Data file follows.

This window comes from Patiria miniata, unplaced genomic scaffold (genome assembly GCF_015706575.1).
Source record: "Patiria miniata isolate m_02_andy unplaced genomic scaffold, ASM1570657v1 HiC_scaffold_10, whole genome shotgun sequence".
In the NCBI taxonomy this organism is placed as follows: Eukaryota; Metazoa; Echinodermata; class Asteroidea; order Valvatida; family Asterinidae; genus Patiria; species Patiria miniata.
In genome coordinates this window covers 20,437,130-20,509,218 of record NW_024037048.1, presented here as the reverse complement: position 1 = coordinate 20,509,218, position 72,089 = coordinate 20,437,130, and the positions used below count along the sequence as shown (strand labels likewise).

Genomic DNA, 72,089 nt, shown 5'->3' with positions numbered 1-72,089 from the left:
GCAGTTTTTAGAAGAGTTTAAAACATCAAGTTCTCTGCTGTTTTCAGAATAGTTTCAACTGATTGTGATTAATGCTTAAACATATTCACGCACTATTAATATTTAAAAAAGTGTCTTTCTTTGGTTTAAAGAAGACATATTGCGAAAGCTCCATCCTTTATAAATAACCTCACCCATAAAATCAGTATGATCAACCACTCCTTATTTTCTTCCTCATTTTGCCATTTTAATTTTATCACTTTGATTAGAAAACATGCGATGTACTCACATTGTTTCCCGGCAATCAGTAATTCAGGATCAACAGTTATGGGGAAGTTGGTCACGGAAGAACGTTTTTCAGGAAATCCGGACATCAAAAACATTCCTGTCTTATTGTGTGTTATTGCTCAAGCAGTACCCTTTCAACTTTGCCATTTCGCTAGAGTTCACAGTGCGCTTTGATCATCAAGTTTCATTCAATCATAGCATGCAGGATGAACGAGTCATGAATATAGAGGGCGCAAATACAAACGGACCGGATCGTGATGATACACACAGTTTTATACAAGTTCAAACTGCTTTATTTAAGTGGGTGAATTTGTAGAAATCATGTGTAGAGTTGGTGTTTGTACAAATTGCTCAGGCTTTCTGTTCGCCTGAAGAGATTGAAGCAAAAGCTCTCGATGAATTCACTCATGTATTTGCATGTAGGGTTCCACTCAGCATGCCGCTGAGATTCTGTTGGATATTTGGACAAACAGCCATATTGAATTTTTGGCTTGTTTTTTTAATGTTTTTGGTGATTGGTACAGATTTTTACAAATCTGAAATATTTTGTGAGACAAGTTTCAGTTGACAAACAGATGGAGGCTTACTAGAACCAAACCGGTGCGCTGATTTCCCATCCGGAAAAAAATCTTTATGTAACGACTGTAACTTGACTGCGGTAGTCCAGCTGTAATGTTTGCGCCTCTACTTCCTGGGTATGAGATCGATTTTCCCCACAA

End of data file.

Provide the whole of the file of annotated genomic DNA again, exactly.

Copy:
This window comes from Patiria miniata, unplaced genomic scaffold (genome assembly GCF_015706575.1).
Source record: "Patiria miniata isolate m_02_andy unplaced genomic scaffold, ASM1570657v1 HiC_scaffold_10, whole genome shotgun sequence".
In the NCBI taxonomy this organism is placed as follows: Eukaryota; Metazoa; Echinodermata; class Asteroidea; order Valvatida; family Asterinidae; genus Patiria; species Patiria miniata.
In genome coordinates this window covers 20,437,130-20,509,218 of record NW_024037048.1, presented here as the reverse complement: position 1 = coordinate 20,509,218, position 72,089 = coordinate 20,437,130, and the positions used below count along the sequence as shown (strand labels likewise).

Genomic DNA, 72,089 nt, shown 5'->3' with positions numbered 1-72,089 from the left:
GCAGTTTTTAGAAGAGTTTAAAACATCAAGTTCTCTGCTGTTTTCAGAATAGTTTCAACTGATTGTGATTAATGCTTAAACATATTCACGCACTATTAATATTTAAAAAAGTGTCTTTCTTTGGTTTAAAGAAGACATATTGCGAAAGCTCCATCCTTTATAAATAACCTCACCCATAAAATCAGTATGATCAACCACTCCTTATTTTCTTCCTCATTTTGCCATTTTAATTTTATCACTTTGATTAGAAAACATGCGATGTACTCACATTGTTTCCCGGCAATCAGTAATTCAGGATCAACAGTTATGGGGAAGTTGGTCACGGAAGAACGTTTTTCAGGAAATCCGGACATCAAAAACATTCCTGTCTTATTGTGTGTTATTGCTCAAGCAGTACCCTTTCAACTTTGCCATTTCGCTAGAGTTCACAGTGCGCTTTGATCATCAAGTTTCATTCAATCATAGCATGCAGGATGAACGAGTCATGAATATAGAGGGCGCAAATACAAACGGACCGGATCGTGATGATACACACAGTTTTATACAAGTTCAAACTGCTTTATTTAAGTGGGTGAATTTGTAGAAATCATGTGTAGAGTTGGTGTTTGTACAAATTGCTCAGGCTTTCTGTTCGCCTGAAGAGATTGAAGCAAAAGCTCTCGATGAATTCACTCATGTATTTGCATGTAGGGTTCCACTCAGCATGCCGCTGAGATTCTGTTGGATATTTGGACAAACAGCCATATTGAATTTTTGGCTTGTTTTTTTAATGTTTTTGGTGATTGGTACAGATTTTTACAAATCTGAAATATTTTGTGAGACAAGTTTCAGTTGACAAACAGATGGAGGCTTACTAGAACCAAACCGGTGCGCTGATTTCCCATCCGGAAAAAAATCTTTATGTAACGACTGTAACTTGACTGCGGTAGTCCAGCTGTAATGTTTGCGCCTCTACTTCCTGGGTATGAGATCGATTTTCCCCACAA